It is this unchangeableness of God that gives us a chance to change. For, of course, that is what we must do. It is why the passage goes on to speak of repentance or returning to God: "'Return to me, and I will return to you,' says the LoRD Almighty" (v. 7). "How are we to return?" someone asks. That is what the people of Malachi's day asked, and God's response to them in the first instance was that they had robbed him of tithes and offerings. The word "tithe" means "tenth." It refers to that tenth of the people's produce or income that was owed to God for the temple service and other social obligations. The basic tenth was paid to the Levites for their maintenance (Lev. 27:30-33), and from this tenth the Levites themselves paid a tenth to the ministering priests (Num. 18:25-32). Additional tenths may have been paid on other occasions (cf. Deut. 14:28-29). That is what the people had not done. They had undoubtedly made some small contributions to the Levites and temple service as part of their ritualistic practice of religion. But they had not given the "whole tithe" (Mal. 3:10), and they had certainly not presented even what they did give with a willing and thankful heart. They had to change in this area.
Many believers today also need to change. Sometimes in question-andanswer periods I am asked whether Christians today are obliged to tithe. I suspect the questioner wants to know how little he must give to Christian causes and how much he can keep for himself. I reply with what I believe to be a proper statement of the case, namely, that the tithe was an Old Testament regulation designed for the support of a particular class of people. It was not carried over into the New Testament. Nowhere in the New Testament are believers instructed to give a specific tenth or any other proportion of their income to Christian projects.
On the other hand, I also point out that although the tithe is not mentioned, the giving of weekly offerings is (1 Cor. 16:2). And more importantly, it is generally the case that in the New Testament the obligations of the Old Testament legislation are heightened rather than lessened. That is, the law is interpreted in the fullest measure. So while we are not required to give a specific tenth of our income, it is hard to think of a normal Christian, blessed with the fullness of the gospel of Jesus Christ, doing less. Under reasonable circumstances any true believer in Christ should give more than the tenth, for all we have is the Lord's.
I wonder how many believers today even approach that ideal. I wonder if God would not say to most today, "You rob me" (Mal. 3:8). Why should this be? Why should we who have been blessed so abundantly be so ungenerous?
I think the reason is that we really do not trust God to take care of us. We think we have to store up the money for ourselves against the day when money may run out and God will be unable to provide. This was Oswald J. Smith's problem, as he tells about it in his classic story of his introduction to sacrificial missionary giving. He was the newly installed minister of the People's Church of Toronto, Canada, and it was the church's missionary week. He was sitting on the platform when the time came for the ushers to collect the faith promises for the coming year's missionary program. One of them, as he said, had the "audacity" to walk up to the platform and hand him an envelope. He read on it: "In dependence upon God I will endeavor to give $_________ toward the missionary work of the church during the coming year."
He had never seen such a thing before, and he began to protest inwardly. He was the minister. He had a wife and child to support, and at that time he was earning only twenty-five dollars a week. He had never given more than five dollars to missions at any one time previously, and that was only once. He told the Lord, "Lord God, I can't do anything. You know I have nothing. I haven't a cent in the bank. I haven't anything in my pocket. Everything is sky-high in price."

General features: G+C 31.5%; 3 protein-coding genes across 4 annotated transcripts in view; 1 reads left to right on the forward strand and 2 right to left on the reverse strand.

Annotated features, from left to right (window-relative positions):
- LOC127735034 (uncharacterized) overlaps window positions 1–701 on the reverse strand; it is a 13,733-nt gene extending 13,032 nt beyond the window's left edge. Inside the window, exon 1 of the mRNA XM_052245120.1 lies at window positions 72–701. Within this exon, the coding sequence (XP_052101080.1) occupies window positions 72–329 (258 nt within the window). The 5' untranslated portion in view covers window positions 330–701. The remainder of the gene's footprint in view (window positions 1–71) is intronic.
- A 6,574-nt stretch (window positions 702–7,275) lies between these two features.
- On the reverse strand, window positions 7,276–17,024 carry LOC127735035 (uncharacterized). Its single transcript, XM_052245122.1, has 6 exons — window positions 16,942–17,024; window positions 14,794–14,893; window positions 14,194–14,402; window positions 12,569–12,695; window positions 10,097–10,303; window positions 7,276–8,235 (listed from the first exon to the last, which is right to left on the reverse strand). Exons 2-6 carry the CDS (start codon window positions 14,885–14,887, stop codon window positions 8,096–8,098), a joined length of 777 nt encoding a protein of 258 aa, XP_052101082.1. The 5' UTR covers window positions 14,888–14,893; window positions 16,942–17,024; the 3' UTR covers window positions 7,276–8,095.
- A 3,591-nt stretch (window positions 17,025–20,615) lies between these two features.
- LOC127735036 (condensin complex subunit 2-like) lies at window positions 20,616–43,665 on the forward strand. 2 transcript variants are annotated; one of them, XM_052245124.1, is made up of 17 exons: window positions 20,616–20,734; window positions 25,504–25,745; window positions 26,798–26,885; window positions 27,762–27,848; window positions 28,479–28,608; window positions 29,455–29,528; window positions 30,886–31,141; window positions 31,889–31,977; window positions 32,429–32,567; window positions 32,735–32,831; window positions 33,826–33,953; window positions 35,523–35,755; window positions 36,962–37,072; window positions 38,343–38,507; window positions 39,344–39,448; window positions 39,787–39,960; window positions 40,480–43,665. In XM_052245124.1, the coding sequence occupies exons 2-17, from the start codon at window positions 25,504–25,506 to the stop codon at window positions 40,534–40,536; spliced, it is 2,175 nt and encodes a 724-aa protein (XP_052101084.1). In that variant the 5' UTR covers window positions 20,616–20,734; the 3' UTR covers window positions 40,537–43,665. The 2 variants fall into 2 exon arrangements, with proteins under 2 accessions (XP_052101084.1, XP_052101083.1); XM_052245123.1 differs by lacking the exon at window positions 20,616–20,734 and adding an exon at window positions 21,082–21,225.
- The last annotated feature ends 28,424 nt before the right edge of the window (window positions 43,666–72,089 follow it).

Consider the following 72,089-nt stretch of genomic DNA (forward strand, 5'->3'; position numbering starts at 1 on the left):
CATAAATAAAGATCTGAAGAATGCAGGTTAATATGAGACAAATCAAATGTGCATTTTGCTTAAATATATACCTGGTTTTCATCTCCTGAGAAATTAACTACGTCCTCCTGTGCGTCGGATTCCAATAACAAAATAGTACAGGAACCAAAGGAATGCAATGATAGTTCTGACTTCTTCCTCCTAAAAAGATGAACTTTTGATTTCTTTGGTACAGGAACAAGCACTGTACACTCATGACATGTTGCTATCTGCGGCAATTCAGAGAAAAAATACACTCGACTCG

But the Lord seemed to say, "I know all that. I know that you are getting only twenty-five dollars a week. I know that you have nothing in your pocket and nothing in the bank."
"Well, then," he said, "that settles it."
"No, it doesn't," the Lord answered. "I am not asking you for what you have. I am asking you for a faith offering. How much can you trust me for?"
"I guess that's different," said Smith. "How much can I trust you for?"
"Fifty dollars!" he exclaimed. "That's two weeks' salary. How can I ever get fifty dollars?" But God seemed to be making the matter clear, and with a trembling hand Oswald Smith signed his name and put the amount of fifty dollars on the envelope. He has written since that he still does not know how he paid it. He had to pray each month for four dollars. But God sent the money, and at the end of the year, not only had he paid the whole amount, but he had himself received such a blessing that he doubled the figure at the next year's missionary conference.
Can God take care of us? Can God care for his people and at the same time use their willing generosity to provide for Christian work here and in other lands? Of course he can! To doubt him in this and give little (in some cases, nothing) is to rob God and slander his sovereignty.
Keeping God's Day
There is another area in which many professing Christians rob God. It concerns the Lord's Day and what we do with it. Here again we have a situation analogous to the Old and New Testaments' view of tithing. According to the law of Israel, keeping the Sabbath was a solemn obligation (cf. Exod. 20:8-11). It is the most elaborated section of the Decalogue. Indeed, so solemn are these instructions for a proper keeping of the Sabbath that many Christians carefully observe Sunday or the Lord's Day in this fashion. For my part, I believe that there is a marked biblical difference between these two days. The Jewish Sabbath was a day of somber inactivity and reflection. The Christian Sunday is a day of joy, activity, and spiritual expectation.' But the fact that the character of the two days differs (in my opinion) does not mean that Sunday is any less the Lord's Day than the Old Testament Sabbath or that we are any less obligated to use it in a way that honors God.